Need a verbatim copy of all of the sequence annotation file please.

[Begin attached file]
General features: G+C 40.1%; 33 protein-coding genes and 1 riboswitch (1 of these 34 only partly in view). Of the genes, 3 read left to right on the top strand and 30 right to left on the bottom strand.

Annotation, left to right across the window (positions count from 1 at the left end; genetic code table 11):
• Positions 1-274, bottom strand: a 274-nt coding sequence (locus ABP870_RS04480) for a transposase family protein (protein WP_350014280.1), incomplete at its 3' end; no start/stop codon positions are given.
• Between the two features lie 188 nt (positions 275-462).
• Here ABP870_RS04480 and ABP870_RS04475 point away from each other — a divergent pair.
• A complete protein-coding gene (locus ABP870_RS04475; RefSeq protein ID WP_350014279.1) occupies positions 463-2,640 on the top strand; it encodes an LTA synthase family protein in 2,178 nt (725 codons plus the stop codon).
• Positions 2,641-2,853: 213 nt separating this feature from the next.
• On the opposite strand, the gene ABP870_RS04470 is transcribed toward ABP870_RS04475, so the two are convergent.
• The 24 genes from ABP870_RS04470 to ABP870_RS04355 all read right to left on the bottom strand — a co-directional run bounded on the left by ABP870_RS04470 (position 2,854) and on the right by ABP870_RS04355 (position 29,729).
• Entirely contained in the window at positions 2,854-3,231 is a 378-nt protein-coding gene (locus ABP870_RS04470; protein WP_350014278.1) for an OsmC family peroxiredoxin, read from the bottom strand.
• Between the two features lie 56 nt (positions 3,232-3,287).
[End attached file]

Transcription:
General features: G+C 40.1%; 33 protein-coding genes and 1 riboswitch (1 of these 34 only partly in view). Of the genes, 3 read left to right on the top strand and 30 right to left on the bottom strand.

Annotation, left to right across the window (positions count from 1 at the left end; genetic code table 11):
• Positions 1-274, bottom strand: a 274-nt coding sequence (locus ABP870_RS04480) for a transposase family protein (protein WP_350014280.1), incomplete at its 3' end; no start/stop codon positions are given.
• Between the two features lie 188 nt (positions 275-462).
• Here ABP870_RS04480 and ABP870_RS04475 point away from each other — a divergent pair.
• A complete protein-coding gene (locus ABP870_RS04475; RefSeq protein ID WP_350014279.1) occupies positions 463-2,640 on the top strand; it encodes an LTA synthase family protein in 2,178 nt (725 codons plus the stop codon).
• Positions 2,641-2,853: 213 nt separating this feature from the next.
• On the opposite strand, the gene ABP870_RS04470 is transcribed toward ABP870_RS04475, so the two are convergent.
• The 24 genes from ABP870_RS04470 to ABP870_RS04355 all read right to left on the bottom strand — a co-directional run bounded on the left by ABP870_RS04470 (position 2,854) and on the right by ABP870_RS04355 (position 29,729).
• Entirely contained in the window at positions 2,854-3,231 is a 378-nt protein-coding gene (locus ABP870_RS04470; protein WP_350014278.1) for an OsmC family peroxiredoxin, read from the bottom strand.
• Between the two features lie 56 nt (positions 3,232-3,287).